• Get a filter pouch for protection and quicker access. Don’t use the box or the flimsy cloth cover that comes with the filter. I have a pouch with 10 slots and I keep all my filters in it. There is even a space for the filter holder!

  • For the square filter holder, don’t always feel you need to get a branded one. If you don't mind third-party products, visit Amazon or Ebay and you’ll realize there are plenty of cheaper options. What I do suggest is doing some research or read the reviews before getting your credit card out. My first square filter holder was a third-party one and it lasted me a good three years.

  • When using a high grade ND filter (the filter is so dark that you can’t see through it), here’s what you need to do. First, compose your image and focus with AF without the filter on. Then, switch your lens to manual focus without moving the focusing ring. Finally, attach the filter and take the shot. Remember to calculate the required shutter speed first (duh!). You might need to switch your camera to bulb mode and trigger with a remote release if the calculated exposure time is more than 30 seconds.

  • When shooting sunset or sunrise with a neutral density filter, bear in mind that the light intensity reduces or increases faster than you thought. This will affect your image exposure if it's not taken into account. For example, consider adding 40-50% to the total exposure time when shooting sunset, particularly if the sun is just about to set at the horizon. Similarly, reduce the calculated exposure time for sunrise. One thing you need to realize is the calculated exposure time will never be accurate in these situations.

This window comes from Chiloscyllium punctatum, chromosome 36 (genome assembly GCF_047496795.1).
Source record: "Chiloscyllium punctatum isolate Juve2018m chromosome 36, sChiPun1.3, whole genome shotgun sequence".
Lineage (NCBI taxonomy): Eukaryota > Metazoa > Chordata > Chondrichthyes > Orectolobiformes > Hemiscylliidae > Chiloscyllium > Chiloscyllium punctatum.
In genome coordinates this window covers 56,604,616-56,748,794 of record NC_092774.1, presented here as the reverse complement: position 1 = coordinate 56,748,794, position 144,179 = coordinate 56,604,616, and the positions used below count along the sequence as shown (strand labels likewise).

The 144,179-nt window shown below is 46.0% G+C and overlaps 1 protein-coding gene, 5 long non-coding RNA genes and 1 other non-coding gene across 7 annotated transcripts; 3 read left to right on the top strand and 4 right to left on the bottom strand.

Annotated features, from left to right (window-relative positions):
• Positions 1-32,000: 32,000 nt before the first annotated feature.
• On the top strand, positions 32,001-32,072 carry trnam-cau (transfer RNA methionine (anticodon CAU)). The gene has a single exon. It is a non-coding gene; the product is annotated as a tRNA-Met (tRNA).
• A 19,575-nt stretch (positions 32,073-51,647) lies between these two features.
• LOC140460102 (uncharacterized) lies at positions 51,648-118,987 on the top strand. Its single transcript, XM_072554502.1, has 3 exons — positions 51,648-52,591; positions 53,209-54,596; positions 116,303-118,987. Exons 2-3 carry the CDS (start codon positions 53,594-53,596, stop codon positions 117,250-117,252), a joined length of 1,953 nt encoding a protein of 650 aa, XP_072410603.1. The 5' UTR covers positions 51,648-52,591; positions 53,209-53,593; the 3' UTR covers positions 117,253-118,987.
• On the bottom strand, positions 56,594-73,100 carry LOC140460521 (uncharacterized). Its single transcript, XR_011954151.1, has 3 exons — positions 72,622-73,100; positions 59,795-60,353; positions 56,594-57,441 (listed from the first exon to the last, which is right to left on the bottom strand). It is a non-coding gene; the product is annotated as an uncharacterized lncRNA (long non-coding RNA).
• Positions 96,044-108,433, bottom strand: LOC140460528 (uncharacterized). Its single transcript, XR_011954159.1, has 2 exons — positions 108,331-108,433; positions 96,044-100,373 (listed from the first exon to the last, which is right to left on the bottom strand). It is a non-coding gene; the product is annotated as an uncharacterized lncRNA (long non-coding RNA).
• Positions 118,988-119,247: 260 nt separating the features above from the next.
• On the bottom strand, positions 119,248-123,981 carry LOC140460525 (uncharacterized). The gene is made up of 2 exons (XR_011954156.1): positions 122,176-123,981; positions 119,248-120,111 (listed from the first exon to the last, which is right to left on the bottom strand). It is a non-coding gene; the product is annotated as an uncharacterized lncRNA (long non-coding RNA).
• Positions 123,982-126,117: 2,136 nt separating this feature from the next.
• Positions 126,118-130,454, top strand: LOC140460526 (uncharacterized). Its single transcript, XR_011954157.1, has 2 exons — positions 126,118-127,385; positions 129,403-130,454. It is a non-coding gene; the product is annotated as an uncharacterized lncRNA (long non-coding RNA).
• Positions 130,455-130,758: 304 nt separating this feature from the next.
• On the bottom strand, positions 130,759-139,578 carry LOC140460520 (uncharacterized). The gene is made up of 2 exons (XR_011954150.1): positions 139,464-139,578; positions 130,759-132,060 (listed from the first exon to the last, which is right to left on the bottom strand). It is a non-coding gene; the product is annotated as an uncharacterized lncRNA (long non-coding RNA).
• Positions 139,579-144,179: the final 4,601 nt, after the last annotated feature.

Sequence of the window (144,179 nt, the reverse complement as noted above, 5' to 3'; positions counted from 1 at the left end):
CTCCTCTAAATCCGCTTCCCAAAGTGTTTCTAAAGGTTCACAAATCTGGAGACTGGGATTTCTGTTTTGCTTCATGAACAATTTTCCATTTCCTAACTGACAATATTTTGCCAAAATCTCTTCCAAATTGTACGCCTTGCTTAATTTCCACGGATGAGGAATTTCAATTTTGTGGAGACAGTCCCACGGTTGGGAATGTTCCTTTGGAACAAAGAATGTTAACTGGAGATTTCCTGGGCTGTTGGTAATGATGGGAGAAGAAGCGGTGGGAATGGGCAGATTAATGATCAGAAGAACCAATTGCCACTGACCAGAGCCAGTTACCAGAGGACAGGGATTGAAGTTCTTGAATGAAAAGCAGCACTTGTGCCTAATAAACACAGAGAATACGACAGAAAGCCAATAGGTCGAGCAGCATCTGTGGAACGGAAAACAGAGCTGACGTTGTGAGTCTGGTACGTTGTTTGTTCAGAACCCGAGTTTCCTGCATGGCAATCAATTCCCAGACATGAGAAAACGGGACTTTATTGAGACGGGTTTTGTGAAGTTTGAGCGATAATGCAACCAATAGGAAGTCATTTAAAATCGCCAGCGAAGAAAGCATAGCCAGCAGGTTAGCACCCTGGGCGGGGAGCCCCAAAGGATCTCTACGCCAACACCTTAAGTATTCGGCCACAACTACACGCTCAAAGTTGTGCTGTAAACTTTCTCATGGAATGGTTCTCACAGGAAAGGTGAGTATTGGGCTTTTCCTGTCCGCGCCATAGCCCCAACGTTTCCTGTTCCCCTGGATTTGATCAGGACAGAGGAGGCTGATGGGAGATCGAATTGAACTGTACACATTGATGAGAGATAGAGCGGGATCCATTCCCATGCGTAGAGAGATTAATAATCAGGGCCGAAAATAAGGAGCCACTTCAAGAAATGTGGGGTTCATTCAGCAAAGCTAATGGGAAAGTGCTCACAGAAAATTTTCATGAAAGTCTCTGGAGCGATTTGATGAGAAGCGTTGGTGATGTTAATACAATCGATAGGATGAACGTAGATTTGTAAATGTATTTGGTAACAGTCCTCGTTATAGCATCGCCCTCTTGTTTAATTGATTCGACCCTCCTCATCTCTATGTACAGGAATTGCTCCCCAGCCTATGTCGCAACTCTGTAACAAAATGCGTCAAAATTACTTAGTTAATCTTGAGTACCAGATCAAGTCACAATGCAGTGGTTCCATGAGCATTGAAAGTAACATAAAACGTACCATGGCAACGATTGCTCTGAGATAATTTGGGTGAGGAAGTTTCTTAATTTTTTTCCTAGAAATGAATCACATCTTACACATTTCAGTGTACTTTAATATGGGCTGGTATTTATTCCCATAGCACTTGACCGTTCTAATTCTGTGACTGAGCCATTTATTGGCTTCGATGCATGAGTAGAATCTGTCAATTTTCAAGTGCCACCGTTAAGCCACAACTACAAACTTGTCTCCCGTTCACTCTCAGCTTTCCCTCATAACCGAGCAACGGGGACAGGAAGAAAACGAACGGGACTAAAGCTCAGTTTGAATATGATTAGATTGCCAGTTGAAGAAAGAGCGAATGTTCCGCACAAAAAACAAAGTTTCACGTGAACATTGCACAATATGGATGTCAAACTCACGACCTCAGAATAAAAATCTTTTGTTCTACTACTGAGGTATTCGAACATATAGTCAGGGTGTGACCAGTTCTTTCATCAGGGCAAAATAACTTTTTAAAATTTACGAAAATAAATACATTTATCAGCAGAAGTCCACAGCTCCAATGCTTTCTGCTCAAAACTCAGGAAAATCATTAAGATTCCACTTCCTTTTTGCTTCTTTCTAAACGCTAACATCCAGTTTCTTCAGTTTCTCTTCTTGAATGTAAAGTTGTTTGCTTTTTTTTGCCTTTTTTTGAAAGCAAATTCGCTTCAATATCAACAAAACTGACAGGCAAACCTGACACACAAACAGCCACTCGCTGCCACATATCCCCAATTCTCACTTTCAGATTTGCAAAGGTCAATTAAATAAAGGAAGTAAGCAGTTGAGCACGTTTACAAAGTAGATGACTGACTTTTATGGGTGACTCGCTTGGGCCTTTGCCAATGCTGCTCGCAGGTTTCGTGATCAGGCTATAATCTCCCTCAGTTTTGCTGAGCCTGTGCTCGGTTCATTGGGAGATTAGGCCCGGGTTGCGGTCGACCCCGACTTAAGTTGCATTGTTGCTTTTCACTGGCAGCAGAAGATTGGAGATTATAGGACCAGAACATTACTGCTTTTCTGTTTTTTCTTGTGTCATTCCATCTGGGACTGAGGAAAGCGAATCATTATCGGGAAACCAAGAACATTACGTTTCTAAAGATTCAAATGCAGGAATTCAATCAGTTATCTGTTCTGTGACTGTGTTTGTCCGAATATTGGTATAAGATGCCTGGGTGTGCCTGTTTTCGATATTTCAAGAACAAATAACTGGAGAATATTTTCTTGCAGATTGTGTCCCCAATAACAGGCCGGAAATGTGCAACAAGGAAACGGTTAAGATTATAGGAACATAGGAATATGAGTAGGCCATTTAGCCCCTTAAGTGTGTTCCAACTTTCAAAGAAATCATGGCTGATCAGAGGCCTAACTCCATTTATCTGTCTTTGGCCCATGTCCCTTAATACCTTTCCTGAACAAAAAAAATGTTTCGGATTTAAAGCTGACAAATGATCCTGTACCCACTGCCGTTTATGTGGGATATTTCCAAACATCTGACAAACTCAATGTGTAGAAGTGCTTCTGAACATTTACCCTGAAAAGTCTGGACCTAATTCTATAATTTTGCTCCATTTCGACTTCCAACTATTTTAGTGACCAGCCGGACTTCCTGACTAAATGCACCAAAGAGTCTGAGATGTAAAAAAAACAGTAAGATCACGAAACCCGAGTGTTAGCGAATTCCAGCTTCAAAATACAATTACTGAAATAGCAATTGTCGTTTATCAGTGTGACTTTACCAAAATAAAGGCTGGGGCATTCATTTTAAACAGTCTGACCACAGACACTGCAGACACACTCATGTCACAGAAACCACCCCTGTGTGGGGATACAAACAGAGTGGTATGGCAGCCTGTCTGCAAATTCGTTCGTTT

• Telephoto lens is not ideal for ND filters. This is particularly true for high grade ND filters where the exposure time takes several minutes. These lenses are prone to micro vibration even in mild windy condition because of their build. Subtle motion blur may not be apparent on the camera's LCD screen but you'll definitely notice it on the computer screen.

  • Use the calculated exposure time as a guide only. Light is dynamic no matter what time of the day. The calculated exposure time assumes the light is consistent throughout the exposure time, which is often not the case. There’s no rule to say exactly how many seconds or minutes you should be compensating. Every situation is unique, it’s only a matter of trial and error to get confident on using your ND filter.

  • Lastly, DO NOT use ND filters to look directly at the sun! I know this sounds random, but I know people who have wanted to do so before I stopped them. ND filters block the visible spectrum of light but not the invisible ones such as ultraviolet or infrared radiation. Looking directly at the sun with just an ND filter will inevitably damage your eyes.

Over To You: Square or Circular?

That's all it is to ND filters!

By now, you must have figured out each has its own advantages and disadvantages. What works for someone doesn't mean it will work the same for you.

You can't be 100% certain about the type of filter that will suit you. But what you can do is to gather as much information as possible and make a strong assumption (or hypothesis!) to increase the possibility for that.

The chances are, if you have done your homework right, you'll get the filter you like and create amazing images with the effect you've hoped for!

So, what's gonna be - square or circular?

For more tutorials on image editing technique, please check out the editing technique resource page!

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  • Thank you for your article, the same that I found extremely helpful. I would like to know your view on variable ND filters.

    • Hi Rafael, thank you!

      I have not used variable ND filters personally. I did think of getting one before, but after doing some research I decided not to because I found many negative reviews on variable ND in general. Hope this helps!